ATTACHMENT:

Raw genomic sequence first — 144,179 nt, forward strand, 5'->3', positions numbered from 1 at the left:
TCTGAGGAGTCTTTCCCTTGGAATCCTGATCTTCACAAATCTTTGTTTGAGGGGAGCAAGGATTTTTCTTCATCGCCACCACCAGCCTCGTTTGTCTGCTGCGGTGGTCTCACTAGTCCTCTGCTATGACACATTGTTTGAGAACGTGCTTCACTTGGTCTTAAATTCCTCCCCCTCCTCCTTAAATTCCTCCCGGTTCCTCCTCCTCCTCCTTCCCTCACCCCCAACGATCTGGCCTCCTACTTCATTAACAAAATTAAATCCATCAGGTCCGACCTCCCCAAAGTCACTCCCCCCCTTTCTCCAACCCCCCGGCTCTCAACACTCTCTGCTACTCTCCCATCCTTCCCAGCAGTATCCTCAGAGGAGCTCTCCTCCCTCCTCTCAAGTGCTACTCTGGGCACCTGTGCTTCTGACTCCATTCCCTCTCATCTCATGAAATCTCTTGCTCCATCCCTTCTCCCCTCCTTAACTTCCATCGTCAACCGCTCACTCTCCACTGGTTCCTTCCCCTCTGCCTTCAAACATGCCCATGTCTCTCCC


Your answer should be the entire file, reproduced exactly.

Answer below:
Raw genomic sequence first — 144,179 nt, forward strand, 5'->3', positions numbered from 1 at the left:
TCTGAGGAGTCTTTCCCTTGGAATCCTGATCTTCACAAATCTTTGTTTGAGGGGAGCAAGGATTTTTCTTCATCGCCACCACCAGCCTCGTTTGTCTGCTGCGGTGGTCTCACTAGTCCTCTGCTATGACACATTGTTTGAGAACGTGCTTCACTTGGTCTTAAATTCCTCCCCCTCCTCCTTAAATTCCTCCCGGTTCCTCCTCCTCCTCCTTCCCTCACCCCCAACGATCTGGCCTCCTACTTCATTAACAAAATTAAATCCATCAGGTCCGACCTCCCCAAAGTCACTCCCCCCCTTTCTCCAACCCCCCGGCTCTCAACACTCTCTGCTACTCTCCCATCCTTCCCAGCAGTATCCTCAGAGGAGCTCTCCTCCCTCCTCTCAAGTGCTACTCTGGGCACCTGTGCTTCTGACTCCATTCCCTCTCATCTCATGAAATCTCTTGCTCCATCCCTTCTCCCCTCCTTAACTTCCATCGTCAACCGCTCACTCTCCACTGGTTCCTTCCCCTCTGCCTTCAAACATGCCCATGTCTCTCCC